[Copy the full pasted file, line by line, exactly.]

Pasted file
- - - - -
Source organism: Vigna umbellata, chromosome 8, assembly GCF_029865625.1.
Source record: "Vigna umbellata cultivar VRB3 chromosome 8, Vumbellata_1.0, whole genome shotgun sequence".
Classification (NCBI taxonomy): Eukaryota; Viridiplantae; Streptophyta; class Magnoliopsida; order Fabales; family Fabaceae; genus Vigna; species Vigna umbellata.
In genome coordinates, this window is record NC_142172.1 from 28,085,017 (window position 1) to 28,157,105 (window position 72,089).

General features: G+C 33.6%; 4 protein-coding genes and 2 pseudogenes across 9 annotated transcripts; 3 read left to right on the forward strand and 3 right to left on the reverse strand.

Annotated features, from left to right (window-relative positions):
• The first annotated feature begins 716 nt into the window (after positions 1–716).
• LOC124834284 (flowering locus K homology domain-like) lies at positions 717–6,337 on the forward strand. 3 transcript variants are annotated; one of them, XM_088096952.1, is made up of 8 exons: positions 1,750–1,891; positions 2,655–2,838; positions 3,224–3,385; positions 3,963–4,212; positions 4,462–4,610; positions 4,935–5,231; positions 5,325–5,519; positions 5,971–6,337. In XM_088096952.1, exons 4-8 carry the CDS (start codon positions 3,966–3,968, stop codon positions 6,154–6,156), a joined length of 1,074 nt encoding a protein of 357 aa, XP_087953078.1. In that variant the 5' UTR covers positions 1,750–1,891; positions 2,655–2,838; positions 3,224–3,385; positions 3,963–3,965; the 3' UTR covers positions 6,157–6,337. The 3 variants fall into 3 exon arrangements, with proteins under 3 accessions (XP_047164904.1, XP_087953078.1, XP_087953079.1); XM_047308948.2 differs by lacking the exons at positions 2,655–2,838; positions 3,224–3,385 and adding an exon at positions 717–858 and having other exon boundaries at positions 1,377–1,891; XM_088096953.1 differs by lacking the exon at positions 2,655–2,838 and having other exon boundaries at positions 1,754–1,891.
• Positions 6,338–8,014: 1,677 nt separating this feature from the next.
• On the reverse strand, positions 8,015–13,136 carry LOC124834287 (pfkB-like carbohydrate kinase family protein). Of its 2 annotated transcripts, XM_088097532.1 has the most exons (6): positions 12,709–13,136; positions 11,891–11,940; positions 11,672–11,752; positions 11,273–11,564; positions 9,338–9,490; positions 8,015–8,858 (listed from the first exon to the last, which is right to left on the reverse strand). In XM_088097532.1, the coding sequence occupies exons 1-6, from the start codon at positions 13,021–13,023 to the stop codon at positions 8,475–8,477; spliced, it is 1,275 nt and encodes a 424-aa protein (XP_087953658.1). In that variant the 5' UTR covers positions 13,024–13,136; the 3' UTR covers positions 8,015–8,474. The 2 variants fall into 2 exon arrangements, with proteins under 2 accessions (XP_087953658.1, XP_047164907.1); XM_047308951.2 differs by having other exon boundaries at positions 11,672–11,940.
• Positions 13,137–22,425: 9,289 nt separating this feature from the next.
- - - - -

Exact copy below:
Source organism: Vigna umbellata, chromosome 8, assembly GCF_029865625.1.
Source record: "Vigna umbellata cultivar VRB3 chromosome 8, Vumbellata_1.0, whole genome shotgun sequence".
Classification (NCBI taxonomy): Eukaryota; Viridiplantae; Streptophyta; class Magnoliopsida; order Fabales; family Fabaceae; genus Vigna; species Vigna umbellata.
In genome coordinates, this window is record NC_142172.1 from 28,085,017 (window position 1) to 28,157,105 (window position 72,089).

General features: G+C 33.6%; 4 protein-coding genes and 2 pseudogenes across 9 annotated transcripts; 3 read left to right on the forward strand and 3 right to left on the reverse strand.

Annotated features, from left to right (window-relative positions):
• The first annotated feature begins 716 nt into the window (after positions 1–716).
• LOC124834284 (flowering locus K homology domain-like) lies at positions 717–6,337 on the forward strand. 3 transcript variants are annotated; one of them, XM_088096952.1, is made up of 8 exons: positions 1,750–1,891; positions 2,655–2,838; positions 3,224–3,385; positions 3,963–4,212; positions 4,462–4,610; positions 4,935–5,231; positions 5,325–5,519; positions 5,971–6,337. In XM_088096952.1, exons 4-8 carry the CDS (start codon positions 3,966–3,968, stop codon positions 6,154–6,156), a joined length of 1,074 nt encoding a protein of 357 aa, XP_087953078.1. In that variant the 5' UTR covers positions 1,750–1,891; positions 2,655–2,838; positions 3,224–3,385; positions 3,963–3,965; the 3' UTR covers positions 6,157–6,337. The 3 variants fall into 3 exon arrangements, with proteins under 3 accessions (XP_047164904.1, XP_087953078.1, XP_087953079.1); XM_047308948.2 differs by lacking the exons at positions 2,655–2,838; positions 3,224–3,385 and adding an exon at positions 717–858 and having other exon boundaries at positions 1,377–1,891; XM_088096953.1 differs by lacking the exon at positions 2,655–2,838 and having other exon boundaries at positions 1,754–1,891.
• Positions 6,338–8,014: 1,677 nt separating this feature from the next.
• On the reverse strand, positions 8,015–13,136 carry LOC124834287 (pfkB-like carbohydrate kinase family protein). Of its 2 annotated transcripts, XM_088097532.1 has the most exons (6): positions 12,709–13,136; positions 11,891–11,940; positions 11,672–11,752; positions 11,273–11,564; positions 9,338–9,490; positions 8,015–8,858 (listed from the first exon to the last, which is right to left on the reverse strand). In XM_088097532.1, the coding sequence occupies exons 1-6, from the start codon at positions 13,021–13,023 to the stop codon at positions 8,475–8,477; spliced, it is 1,275 nt and encodes a 424-aa protein (XP_087953658.1). In that variant the 5' UTR covers positions 13,024–13,136; the 3' UTR covers positions 8,015–8,474. The 2 variants fall into 2 exon arrangements, with proteins under 2 accessions (XP_087953658.1, XP_047164907.1); XM_047308951.2 differs by having other exon boundaries at positions 11,672–11,940.
• Positions 13,137–22,425: 9,289 nt separating this feature from the next.